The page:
Civil servants have something positive to write home about after the Cabinet approved a 16 per cent increase in their salaries.
With most of the world experiencing tight economic conditions which goes hand-in-hand with a rise in the cost of living, civil servants will surely appreciate that their contribution to nation building has been recognised.
But government workers have to give something back in exchange; dedication and hard work. It is the minimum required of them.
At the time the Cabinet approved the pay rise, it was also briefed on the state of affairs of Imihigo (performance contracts) for 2016/2017.
When leaders sign the undertaking to deliver on their promises for the new fiscal year, they should do so with the clear understanding that the goal is to improve the livelihoods of Rwandans and not earning brownie points.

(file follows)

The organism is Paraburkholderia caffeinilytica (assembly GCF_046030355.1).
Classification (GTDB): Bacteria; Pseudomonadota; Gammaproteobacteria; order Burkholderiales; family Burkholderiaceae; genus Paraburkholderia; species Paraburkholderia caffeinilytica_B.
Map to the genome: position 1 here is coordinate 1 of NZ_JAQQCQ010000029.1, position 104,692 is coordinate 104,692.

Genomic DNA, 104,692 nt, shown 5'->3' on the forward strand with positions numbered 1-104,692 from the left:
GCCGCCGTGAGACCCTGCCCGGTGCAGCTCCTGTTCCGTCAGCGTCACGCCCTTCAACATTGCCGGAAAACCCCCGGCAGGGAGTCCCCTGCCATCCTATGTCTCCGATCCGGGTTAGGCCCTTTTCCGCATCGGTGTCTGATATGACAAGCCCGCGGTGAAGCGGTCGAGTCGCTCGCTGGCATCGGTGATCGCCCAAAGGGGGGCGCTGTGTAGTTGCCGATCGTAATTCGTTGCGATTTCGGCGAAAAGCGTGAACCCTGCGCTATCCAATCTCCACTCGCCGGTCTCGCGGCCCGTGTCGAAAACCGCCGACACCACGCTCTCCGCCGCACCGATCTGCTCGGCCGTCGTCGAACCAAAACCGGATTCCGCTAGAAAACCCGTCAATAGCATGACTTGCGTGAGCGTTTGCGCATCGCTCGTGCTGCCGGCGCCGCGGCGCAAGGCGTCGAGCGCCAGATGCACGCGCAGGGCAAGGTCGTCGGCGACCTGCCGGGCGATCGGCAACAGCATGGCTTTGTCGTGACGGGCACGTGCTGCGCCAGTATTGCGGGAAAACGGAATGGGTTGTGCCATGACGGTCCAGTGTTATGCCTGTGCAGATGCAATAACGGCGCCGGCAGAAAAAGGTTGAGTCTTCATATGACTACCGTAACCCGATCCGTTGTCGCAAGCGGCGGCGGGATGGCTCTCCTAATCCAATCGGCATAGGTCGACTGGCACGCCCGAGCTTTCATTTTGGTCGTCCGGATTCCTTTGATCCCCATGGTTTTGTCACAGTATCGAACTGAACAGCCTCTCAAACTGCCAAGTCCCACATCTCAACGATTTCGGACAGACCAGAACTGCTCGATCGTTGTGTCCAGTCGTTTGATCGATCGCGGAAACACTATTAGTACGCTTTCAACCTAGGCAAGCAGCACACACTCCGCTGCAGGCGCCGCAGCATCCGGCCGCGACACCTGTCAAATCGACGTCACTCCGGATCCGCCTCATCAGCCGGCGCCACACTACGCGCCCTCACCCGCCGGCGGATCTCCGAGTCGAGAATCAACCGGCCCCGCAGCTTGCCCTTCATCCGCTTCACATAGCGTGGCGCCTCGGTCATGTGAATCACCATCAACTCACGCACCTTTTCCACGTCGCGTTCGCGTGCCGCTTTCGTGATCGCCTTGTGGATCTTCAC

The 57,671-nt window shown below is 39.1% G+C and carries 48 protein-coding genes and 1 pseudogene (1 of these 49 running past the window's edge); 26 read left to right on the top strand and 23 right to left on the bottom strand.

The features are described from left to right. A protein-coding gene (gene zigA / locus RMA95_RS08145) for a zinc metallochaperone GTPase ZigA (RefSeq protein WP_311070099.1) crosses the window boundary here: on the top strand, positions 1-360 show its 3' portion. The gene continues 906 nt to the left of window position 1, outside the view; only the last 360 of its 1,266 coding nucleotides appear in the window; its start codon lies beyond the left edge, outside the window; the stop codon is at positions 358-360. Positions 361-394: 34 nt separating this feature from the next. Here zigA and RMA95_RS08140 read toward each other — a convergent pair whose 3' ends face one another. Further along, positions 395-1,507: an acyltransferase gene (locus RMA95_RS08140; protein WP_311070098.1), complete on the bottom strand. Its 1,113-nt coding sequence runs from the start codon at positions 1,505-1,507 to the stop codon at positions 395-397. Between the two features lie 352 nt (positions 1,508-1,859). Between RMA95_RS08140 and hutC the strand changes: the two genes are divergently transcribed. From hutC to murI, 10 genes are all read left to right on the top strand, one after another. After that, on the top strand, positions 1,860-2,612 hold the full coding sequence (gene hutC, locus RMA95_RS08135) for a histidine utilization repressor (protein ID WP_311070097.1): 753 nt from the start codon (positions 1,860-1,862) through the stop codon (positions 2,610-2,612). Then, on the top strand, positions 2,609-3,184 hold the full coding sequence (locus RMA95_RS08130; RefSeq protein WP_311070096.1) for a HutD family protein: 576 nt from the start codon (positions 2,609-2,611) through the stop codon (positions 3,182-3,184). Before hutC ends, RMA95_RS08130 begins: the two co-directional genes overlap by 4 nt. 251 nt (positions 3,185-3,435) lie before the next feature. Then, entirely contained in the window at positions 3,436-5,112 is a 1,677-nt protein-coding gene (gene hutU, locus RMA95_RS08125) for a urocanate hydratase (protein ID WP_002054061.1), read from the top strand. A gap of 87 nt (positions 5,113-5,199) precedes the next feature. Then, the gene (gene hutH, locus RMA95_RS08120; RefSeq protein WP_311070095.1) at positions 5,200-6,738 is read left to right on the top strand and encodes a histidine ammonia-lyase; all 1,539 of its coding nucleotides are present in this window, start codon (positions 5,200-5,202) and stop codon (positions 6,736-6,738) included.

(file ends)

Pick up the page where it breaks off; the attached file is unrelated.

Many in the past cooked up results just to be ranked among the best, yet the situation on the ground was different. They achieved the goal of basking in the national limelight at the expense of the people they were supposed to serve.
That era is now gone. Civil servants should instead set realistic and achievable goals, plan carefully and roll up their sleeves and get to work.
Their first task – for those who performed below par – is to find the reasons for the poor performance, borrow a leaf from their peers who were outstanding and get back on the drawing board.
There is no better school than learning from mistakes, having the courage to revisit them and then working to rectify the errors.